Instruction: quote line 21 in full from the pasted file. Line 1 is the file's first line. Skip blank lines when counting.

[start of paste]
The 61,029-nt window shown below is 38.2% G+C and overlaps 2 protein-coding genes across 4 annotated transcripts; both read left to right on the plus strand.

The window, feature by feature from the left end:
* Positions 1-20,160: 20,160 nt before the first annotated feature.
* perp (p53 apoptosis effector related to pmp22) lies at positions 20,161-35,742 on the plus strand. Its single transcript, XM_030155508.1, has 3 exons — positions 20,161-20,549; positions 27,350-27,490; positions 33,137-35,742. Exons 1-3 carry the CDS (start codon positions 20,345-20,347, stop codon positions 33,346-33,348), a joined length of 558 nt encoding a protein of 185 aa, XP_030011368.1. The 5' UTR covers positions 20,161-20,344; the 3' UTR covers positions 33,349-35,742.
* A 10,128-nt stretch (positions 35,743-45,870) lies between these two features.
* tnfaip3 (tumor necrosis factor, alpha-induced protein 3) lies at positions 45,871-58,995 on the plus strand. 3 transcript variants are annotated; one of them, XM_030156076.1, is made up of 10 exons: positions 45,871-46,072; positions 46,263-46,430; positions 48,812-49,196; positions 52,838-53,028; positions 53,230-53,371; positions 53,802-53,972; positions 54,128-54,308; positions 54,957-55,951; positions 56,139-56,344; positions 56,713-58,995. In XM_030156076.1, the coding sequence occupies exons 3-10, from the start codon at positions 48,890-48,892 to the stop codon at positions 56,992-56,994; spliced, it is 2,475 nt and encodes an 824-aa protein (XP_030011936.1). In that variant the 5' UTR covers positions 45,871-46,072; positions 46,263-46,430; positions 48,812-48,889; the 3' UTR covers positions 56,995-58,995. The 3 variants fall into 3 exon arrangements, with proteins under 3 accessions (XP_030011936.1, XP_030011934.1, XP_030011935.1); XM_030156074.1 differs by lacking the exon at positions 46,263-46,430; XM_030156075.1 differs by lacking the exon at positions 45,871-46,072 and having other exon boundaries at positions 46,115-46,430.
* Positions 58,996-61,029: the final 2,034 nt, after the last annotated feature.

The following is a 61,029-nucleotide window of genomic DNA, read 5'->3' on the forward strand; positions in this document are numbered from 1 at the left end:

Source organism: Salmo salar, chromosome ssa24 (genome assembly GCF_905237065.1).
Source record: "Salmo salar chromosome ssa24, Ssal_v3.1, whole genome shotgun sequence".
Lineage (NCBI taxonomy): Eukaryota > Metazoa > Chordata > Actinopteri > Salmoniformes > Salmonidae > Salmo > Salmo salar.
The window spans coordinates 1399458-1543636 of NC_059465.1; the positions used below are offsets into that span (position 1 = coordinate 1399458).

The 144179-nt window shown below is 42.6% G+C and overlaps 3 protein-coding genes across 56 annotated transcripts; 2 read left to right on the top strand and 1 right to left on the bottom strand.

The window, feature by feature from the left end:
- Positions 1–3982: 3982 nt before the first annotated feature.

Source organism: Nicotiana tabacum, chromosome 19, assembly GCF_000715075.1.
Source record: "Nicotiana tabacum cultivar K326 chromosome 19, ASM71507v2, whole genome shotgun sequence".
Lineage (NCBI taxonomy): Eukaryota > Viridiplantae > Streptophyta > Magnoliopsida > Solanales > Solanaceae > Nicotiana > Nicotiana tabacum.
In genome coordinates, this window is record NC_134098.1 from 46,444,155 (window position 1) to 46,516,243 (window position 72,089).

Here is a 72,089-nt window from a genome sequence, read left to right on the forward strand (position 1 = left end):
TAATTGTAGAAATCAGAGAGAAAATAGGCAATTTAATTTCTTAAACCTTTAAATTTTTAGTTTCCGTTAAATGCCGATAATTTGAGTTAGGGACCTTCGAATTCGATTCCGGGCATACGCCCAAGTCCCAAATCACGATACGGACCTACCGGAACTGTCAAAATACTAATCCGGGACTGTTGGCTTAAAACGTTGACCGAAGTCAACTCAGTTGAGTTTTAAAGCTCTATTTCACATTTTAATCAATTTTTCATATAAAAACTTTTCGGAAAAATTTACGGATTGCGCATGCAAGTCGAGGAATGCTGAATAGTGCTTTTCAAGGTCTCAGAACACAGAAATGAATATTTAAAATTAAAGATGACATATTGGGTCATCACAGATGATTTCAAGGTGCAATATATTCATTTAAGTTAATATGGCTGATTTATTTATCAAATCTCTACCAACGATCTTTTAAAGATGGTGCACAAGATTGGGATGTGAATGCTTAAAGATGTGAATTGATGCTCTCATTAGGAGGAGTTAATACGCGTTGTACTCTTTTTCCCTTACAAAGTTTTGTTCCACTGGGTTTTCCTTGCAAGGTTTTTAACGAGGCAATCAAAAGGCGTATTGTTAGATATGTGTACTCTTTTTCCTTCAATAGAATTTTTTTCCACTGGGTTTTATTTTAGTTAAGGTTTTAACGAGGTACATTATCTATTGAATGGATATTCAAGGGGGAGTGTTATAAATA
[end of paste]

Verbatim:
TAATTGTAGAAATCAGAGAGAAAATAGGCAATTTAATTTCTTAAACCTTTAAATTTTTAGTTTCCGTTAAATGCCGATAATTTGAGTTAGGGACCTTCGAATTCGATTCCGGGCATACGCCCAAGTCCCAAATCACGATACGGACCTACCGGAACTGTCAAAATACTAATCCGGGACTGTTGGCTTAAAACGTTGACCGAAGTCAACTCAGTTGAGTTTTAAAGCTCTATTTCACATTTTAATCAATTTTTCATATAAAAACTTTTCGGAAAAATTTACGGATTGCGCATGCAAGTCGAGGAATGCTGAATAGTGCTTTTCAAGGTCTCAGAACACAGAAATGAATATTTAAAATTAAAGATGACATATTGGGTCATCACAGATGATTTCAAGGTGCAATATATTCATTTAAGTTAATATGGCTGATTTATTTATCAAATCTCTACCAACGATCTTTTAAAGATGGTGCACAAGATTGGGATGTGAATGCTTAAAGATGTGAATTGATGCTCTCATTAGGAGGAGTTAATACGCGTTGTACTCTTTTTCCCTTACAAAGTTTTGTTCCACTGGGTTTTCCTTGCAAGGTTTTTAACGAGGCAATCAAAAGGCGTATTGTTAGATATGTGTACTCTTTTTCCTTCAATAGAATTTTTTTCCACTGGGTTTTATTTTAGTTAAGGTTTTAACGAGGTACATTATCTATTGAATGGATATTCAAGGGGGAGTGTTATAAATA